TECHNICAL DIGEST - Issue 8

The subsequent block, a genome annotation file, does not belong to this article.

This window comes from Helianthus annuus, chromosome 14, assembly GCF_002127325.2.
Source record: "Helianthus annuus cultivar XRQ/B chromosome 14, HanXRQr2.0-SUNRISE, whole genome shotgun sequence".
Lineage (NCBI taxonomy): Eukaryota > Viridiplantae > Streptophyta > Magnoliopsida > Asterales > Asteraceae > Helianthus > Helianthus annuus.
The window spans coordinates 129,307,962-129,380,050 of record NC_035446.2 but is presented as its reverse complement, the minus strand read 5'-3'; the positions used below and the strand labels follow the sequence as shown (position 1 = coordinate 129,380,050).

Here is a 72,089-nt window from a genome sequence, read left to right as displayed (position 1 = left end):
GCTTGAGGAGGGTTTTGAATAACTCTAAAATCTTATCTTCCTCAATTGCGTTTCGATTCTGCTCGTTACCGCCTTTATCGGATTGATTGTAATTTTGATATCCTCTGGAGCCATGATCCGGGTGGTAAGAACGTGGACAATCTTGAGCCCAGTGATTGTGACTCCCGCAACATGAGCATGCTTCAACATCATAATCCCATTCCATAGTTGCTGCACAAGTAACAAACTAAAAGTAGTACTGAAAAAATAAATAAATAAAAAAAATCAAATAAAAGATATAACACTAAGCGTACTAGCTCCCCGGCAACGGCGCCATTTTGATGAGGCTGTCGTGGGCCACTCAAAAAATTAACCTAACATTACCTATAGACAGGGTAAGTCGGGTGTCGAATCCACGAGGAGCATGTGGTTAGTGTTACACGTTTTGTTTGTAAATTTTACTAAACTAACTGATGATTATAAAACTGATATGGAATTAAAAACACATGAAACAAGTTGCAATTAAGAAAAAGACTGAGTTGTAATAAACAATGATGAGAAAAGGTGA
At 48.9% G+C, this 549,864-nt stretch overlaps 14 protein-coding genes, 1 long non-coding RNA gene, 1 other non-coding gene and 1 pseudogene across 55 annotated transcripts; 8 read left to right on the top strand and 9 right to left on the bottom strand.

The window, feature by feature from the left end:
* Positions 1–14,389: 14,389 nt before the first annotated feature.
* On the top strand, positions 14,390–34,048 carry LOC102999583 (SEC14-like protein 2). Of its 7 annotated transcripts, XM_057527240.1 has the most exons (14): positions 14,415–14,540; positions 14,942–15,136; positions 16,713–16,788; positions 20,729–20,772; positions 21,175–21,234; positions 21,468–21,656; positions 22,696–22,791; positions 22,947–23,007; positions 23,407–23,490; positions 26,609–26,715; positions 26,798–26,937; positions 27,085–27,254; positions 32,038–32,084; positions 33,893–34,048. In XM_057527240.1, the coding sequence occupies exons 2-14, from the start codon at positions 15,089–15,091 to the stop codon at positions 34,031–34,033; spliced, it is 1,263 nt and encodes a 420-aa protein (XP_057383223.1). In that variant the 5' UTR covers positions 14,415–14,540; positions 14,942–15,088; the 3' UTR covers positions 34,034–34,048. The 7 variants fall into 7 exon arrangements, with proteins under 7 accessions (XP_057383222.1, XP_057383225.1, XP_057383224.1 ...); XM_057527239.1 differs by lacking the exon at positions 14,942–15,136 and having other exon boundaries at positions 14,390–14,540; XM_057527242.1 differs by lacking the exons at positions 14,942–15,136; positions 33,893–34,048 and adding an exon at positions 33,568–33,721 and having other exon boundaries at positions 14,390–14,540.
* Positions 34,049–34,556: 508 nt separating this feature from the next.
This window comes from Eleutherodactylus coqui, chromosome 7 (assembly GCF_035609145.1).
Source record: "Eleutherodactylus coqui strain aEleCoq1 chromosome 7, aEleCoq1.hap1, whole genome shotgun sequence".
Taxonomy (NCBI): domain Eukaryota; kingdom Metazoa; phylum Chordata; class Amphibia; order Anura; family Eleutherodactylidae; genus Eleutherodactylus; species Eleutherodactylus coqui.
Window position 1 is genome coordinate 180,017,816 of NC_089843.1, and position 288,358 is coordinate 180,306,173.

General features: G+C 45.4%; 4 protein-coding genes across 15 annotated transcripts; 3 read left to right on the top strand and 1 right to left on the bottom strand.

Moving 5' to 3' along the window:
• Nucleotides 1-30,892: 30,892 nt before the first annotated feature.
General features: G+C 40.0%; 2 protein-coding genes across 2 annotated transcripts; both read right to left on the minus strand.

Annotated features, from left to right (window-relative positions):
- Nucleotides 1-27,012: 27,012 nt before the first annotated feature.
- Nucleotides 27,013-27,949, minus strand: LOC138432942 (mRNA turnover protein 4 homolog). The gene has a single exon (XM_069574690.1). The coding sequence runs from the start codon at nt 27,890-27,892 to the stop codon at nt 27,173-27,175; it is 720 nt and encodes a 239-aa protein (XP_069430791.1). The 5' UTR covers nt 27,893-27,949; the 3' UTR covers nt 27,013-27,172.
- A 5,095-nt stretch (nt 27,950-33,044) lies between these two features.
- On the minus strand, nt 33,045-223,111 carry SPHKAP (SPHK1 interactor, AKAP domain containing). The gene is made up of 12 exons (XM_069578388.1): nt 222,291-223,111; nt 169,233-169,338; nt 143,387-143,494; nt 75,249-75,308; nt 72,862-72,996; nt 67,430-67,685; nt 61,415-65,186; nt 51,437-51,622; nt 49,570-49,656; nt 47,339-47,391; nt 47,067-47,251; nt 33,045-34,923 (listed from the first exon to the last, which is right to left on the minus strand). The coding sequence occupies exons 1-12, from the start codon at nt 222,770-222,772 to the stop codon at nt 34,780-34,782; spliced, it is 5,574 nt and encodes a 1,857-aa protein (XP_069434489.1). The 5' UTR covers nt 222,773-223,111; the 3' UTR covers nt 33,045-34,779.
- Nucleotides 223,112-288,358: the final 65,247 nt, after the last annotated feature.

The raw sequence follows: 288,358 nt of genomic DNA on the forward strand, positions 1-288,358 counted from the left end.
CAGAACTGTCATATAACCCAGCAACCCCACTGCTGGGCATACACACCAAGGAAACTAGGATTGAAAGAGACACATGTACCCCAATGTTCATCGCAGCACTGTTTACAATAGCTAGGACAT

nerve center equipped with (GPS, GIS and RS) technologies, where it is demonstrated that yields per ha can increase by 18-30 percent with lower cost of production. (ii) Flower producing zone: Many popular and high value flowers, such as the lily, rose and chrysanthemum, are planted according to market demand, in this zone. Currently, the producing capacity of the zone is 6 million plants, excluding the largest flower nursery in Asia. (iii) Tree nursery zone: This area of 156 ha is one of the largest tree nurseries in China and in Asia; the zone can provide 2 million young trees each year to the urban market, with a variety of species. (iv) Aquaculture zone: Technologically supported by the national engineering center for freshwater fishery, this zone is famous for its development of new aquatic products with green feed. Sturgeon is currently the main product. (v) Meat raising zone: In this zone of about 67 ha, 3.6 million US Dollars has been invested for infrastructure development to raise 800,000 lambs per year. As an important component for local economic restructuring, all lines of service, from lamb breeding to mutton processing, can be offered within this zone. (vi) Seed zone: To speed up the economic restructuring of the surrounding rural areas and to enhance the value of their agricultural products, the seed zone was designed to provide rural farmers with high quality seeds of selected flowers and crops. Currently, orchids and strawberries are dominant specialization. (vii) Agricultural product – processing zone: Based on urban market demand, agricultural products are carefully processed in this zone, and sent to various supermarkets in wholesale packaging. These products are usually put in special counters with a higher price than usual in the supermarkets. (viii) Agro-tourism zone and programme: Centres around the historical royal resort and beautiful hot springs, various zones are included in the agrotourism programme. It also offers hotels and venues for meetings, training and leisure activities. Due to China’s rapid economic development, agrotourism became the most dynamic component of suburban agriculture in China during last five years. In fact, agro-tourism has become more important than agriculture itself in terms of employment and income in some parks in Beijing. Lessons The success of such parks lie in the followings: i. Participation and support of local farmers at all levels for smooth development. The local farmers not only provide labour, but also the permission of land leasing; ii. Strong push and promotion from all levels of government should be a precondition and necessity, particularly in the initial stage, when kick-off investment and preferential policies are needed. For example, all hi-tech enterprises in the park enjoy a tax-free status during the initial operating period, and a tax reduction for some years afterwards and iii. Active involvement of enterprise determine the success of the practice. As key players, enterprise should act as a platform between suppliers and consumers, providing services to both villagers and urban residents. With the advantage of comprehensive and intensive utilization of the land resources, and effective quality controls in its production systems, economic return of such suburban agriculture can be 30 to 50 times higher than pre development stage. Conclusions We have experienced in past, the agriculture-based economy, industry-based economy and service/ information-based economy. Now we are entering into the experience economy, in which people would like to participate in or experience many activities for amusement rather than for just making a living. The success of the Chinese parks demonstrate that suburban agriculture can play an important role in urban economic development, not only in terms of employment and economic return, but also in ecological capacitybuilding. Greening the city provides high quality, fresh air and prevents urban sprawl, which in many cases cannot be effectively carried out in many cities, due to high pressure of rural migration. In fact, adequate urban growth cannot be realized in our country also, unless the suburban land is properly developed. This type of approach can merge both rural and urban systems, with governments and enterprises playing a key role. It can enhance its function and productivity, besides improving urban-rural relations. Therefore, promoting suburban agriculture in our country also, can be a good option.